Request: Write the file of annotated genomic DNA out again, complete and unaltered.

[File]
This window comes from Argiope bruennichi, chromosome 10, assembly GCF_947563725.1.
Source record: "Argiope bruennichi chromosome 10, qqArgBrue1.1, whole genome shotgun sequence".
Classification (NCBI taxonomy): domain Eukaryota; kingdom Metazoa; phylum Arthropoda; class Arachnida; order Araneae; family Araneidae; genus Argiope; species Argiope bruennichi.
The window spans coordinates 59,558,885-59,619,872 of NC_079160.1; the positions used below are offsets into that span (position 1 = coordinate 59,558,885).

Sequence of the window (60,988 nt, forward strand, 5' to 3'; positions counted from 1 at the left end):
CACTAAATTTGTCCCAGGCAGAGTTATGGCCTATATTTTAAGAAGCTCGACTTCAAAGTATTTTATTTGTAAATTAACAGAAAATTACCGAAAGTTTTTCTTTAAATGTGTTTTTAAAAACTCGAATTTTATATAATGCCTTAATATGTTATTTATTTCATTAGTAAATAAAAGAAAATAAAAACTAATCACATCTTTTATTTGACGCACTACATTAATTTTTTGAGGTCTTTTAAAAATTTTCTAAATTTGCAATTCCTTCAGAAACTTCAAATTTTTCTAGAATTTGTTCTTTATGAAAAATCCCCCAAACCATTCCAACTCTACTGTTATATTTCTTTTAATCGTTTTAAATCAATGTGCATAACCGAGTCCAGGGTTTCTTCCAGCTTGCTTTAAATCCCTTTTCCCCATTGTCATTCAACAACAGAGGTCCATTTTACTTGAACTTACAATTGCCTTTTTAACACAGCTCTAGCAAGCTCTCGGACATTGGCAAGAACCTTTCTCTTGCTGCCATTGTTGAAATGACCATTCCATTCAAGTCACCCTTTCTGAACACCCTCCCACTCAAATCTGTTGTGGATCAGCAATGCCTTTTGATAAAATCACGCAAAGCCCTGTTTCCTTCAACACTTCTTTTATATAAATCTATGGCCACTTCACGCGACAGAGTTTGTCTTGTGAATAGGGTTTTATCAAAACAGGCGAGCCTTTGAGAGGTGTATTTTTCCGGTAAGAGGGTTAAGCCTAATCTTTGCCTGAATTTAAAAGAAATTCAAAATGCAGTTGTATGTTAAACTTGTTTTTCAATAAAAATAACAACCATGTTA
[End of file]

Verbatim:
This window comes from Argiope bruennichi, chromosome 10, assembly GCF_947563725.1.
Source record: "Argiope bruennichi chromosome 10, qqArgBrue1.1, whole genome shotgun sequence".
Classification (NCBI taxonomy): domain Eukaryota; kingdom Metazoa; phylum Arthropoda; class Arachnida; order Araneae; family Araneidae; genus Argiope; species Argiope bruennichi.
The window spans coordinates 59,558,885-59,619,872 of NC_079160.1; the positions used below are offsets into that span (position 1 = coordinate 59,558,885).

Sequence of the window (60,988 nt, forward strand, 5' to 3'; positions counted from 1 at the left end):
CACTAAATTTGTCCCAGGCAGAGTTATGGCCTATATTTTAAGAAGCTCGACTTCAAAGTATTTTATTTGTAAATTAACAGAAAATTACCGAAAGTTTTTCTTTAAATGTGTTTTTAAAAACTCGAATTTTATATAATGCCTTAATATGTTATTTATTTCATTAGTAAATAAAAGAAAATAAAAACTAATCACATCTTTTATTTGACGCACTACATTAATTTTTTGAGGTCTTTTAAAAATTTTCTAAATTTGCAATTCCTTCAGAAACTTCAAATTTTTCTAGAATTTGTTCTTTATGAAAAATCCCCCAAACCATTCCAACTCTACTGTTATATTTCTTTTAATCGTTTTAAATCAATGTGCATAACCGAGTCCAGGGTTTCTTCCAGCTTGCTTTAAATCCCTTTTCCCCATTGTCATTCAACAACAGAGGTCCATTTTACTTGAACTTACAATTGCCTTTTTAACACAGCTCTAGCAAGCTCTCGGACATTGGCAAGAACCTTTCTCTTGCTGCCATTGTTGAAATGACCATTCCATTCAAGTCACCCTTTCTGAACACCCTCCCACTCAAATCTGTTGTGGATCAGCAATGCCTTTTGATAAAATCACGCAAAGCCCTGTTTCCTTCAACACTTCTTTTATATAAATCTATGGCCACTTCACGCGACAGAGTTTGTCTTGTGAATAGGGTTTTATCAAAACAGGCGAGCCTTTGAGAGGTGTATTTTTCCGGTAAGAGGGTTAAGCCTAATCTTTGCCTGAATTTAAAAGAAATTCAAAATGCAGTTGTATGTTAAACTTGTTTTTCAATAAAAATAACAACCATGTTA